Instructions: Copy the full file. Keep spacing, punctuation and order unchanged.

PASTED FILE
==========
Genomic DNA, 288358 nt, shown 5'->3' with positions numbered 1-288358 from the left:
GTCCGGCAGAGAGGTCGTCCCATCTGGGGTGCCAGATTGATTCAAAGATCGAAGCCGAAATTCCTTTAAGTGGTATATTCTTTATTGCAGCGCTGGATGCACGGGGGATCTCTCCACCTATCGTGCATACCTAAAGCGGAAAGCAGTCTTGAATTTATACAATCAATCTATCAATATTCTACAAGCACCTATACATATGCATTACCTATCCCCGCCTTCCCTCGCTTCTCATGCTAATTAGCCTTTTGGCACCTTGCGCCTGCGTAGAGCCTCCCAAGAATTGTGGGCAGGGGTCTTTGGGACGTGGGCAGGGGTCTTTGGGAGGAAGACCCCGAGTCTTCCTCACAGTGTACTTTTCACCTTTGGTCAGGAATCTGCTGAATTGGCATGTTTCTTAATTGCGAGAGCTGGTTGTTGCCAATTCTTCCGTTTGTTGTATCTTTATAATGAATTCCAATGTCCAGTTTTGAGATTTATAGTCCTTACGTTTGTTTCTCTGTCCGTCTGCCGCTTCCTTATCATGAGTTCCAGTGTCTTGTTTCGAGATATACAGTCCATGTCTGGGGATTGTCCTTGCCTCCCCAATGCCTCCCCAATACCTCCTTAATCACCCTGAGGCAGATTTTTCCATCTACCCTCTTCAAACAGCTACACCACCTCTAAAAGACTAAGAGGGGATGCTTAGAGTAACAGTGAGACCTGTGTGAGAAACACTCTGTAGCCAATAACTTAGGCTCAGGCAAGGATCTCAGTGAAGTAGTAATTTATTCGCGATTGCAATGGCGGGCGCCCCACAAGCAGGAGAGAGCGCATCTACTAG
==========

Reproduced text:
Genomic DNA, 288358 nt, shown 5'->3' with positions numbered 1-288358 from the left:
GTCCGGCAGAGAGGTCGTCCCATCTGGGGTGCCAGATTGATTCAAAGATCGAAGCCGAAATTCCTTTAAGTGGTATATTCTTTATTGCAGCGCTGGATGCACGGGGGATCTCTCCACCTATCGTGCATACCTAAAGCGGAAAGCAGTCTTGAATTTATACAATCAATCTATCAATATTCTACAAGCACCTATACATATGCATTACCTATCCCCGCCTTCCCTCGCTTCTCATGCTAATTAGCCTTTTGGCACCTTGCGCCTGCGTAGAGCCTCCCAAGAATTGTGGGCAGGGGTCTTTGGGACGTGGGCAGGGGTCTTTGGGAGGAAGACCCCGAGTCTTCCTCACAGTGTACTTTTCACCTTTGGTCAGGAATCTGCTGAATTGGCATGTTTCTTAATTGCGAGAGCTGGTTGTTGCCAATTCTTCCGTTTGTTGTATCTTTATAATGAATTCCAATGTCCAGTTTTGAGATTTATAGTCCTTACGTTTGTTTCTCTGTCCGTCTGCCGCTTCCTTATCATGAGTTCCAGTGTCTTGTTTCGAGATATACAGTCCATGTCTGGGGATTGTCCTTGCCTCCCCAATGCCTCCCCAATACCTCCTTAATCACCCTGAGGCAGATTTTTCCATCTACCCTCTTCAAACAGCTACACCACCTCTAAAAGACTAAGAGGGGATGCTTAGAGTAACAGTGAGACCTGTGTGAGAAACACTCTGTAGCCAATAACTTAGGCTCAGGCAAGGATCTCAGTGAAGTAGTAATTTATTCGCGATTGCAATGGCGGGCGCCCCACAAGCAGGAGAGAGCGCATCTACTAG